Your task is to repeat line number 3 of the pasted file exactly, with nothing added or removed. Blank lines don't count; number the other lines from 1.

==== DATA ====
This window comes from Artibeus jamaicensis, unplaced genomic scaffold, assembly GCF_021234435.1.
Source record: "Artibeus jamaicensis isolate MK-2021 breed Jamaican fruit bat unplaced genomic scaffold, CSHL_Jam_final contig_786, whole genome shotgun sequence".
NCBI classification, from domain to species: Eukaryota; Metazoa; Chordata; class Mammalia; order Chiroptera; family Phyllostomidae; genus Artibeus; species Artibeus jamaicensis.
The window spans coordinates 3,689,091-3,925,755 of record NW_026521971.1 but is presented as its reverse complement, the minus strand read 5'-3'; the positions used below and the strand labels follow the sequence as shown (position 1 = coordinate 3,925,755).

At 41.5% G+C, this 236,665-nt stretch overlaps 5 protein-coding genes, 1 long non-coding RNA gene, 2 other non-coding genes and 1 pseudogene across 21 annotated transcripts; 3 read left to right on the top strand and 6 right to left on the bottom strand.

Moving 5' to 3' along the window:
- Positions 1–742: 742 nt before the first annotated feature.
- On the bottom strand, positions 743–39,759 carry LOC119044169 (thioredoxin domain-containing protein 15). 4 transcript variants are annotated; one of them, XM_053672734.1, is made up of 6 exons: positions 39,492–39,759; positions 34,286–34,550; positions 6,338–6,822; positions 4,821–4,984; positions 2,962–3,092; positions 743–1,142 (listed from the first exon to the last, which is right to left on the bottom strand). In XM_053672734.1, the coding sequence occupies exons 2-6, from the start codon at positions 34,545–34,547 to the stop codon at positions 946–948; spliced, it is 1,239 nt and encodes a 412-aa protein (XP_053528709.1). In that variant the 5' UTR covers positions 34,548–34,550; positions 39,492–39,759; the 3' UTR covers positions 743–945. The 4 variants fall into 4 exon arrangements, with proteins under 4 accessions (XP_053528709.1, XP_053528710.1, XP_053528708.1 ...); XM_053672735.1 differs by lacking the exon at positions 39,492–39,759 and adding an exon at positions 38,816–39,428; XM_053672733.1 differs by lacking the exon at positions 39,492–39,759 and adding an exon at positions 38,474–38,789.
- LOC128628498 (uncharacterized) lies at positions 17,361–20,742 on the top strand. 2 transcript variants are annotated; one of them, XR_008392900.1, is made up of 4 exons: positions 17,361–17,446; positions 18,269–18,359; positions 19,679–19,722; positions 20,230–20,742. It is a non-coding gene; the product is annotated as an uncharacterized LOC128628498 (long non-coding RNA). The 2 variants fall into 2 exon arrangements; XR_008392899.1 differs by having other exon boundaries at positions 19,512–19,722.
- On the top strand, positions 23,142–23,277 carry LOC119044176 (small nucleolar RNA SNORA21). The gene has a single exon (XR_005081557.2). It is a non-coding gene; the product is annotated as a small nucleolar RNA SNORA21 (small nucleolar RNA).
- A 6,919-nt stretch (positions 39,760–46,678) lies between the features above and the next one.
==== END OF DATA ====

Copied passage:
NCBI classification, from domain to species: Eukaryota; Metazoa; Chordata; class Mammalia; order Chiroptera; family Phyllostomidae; genus Artibeus; species Artibeus jamaicensis.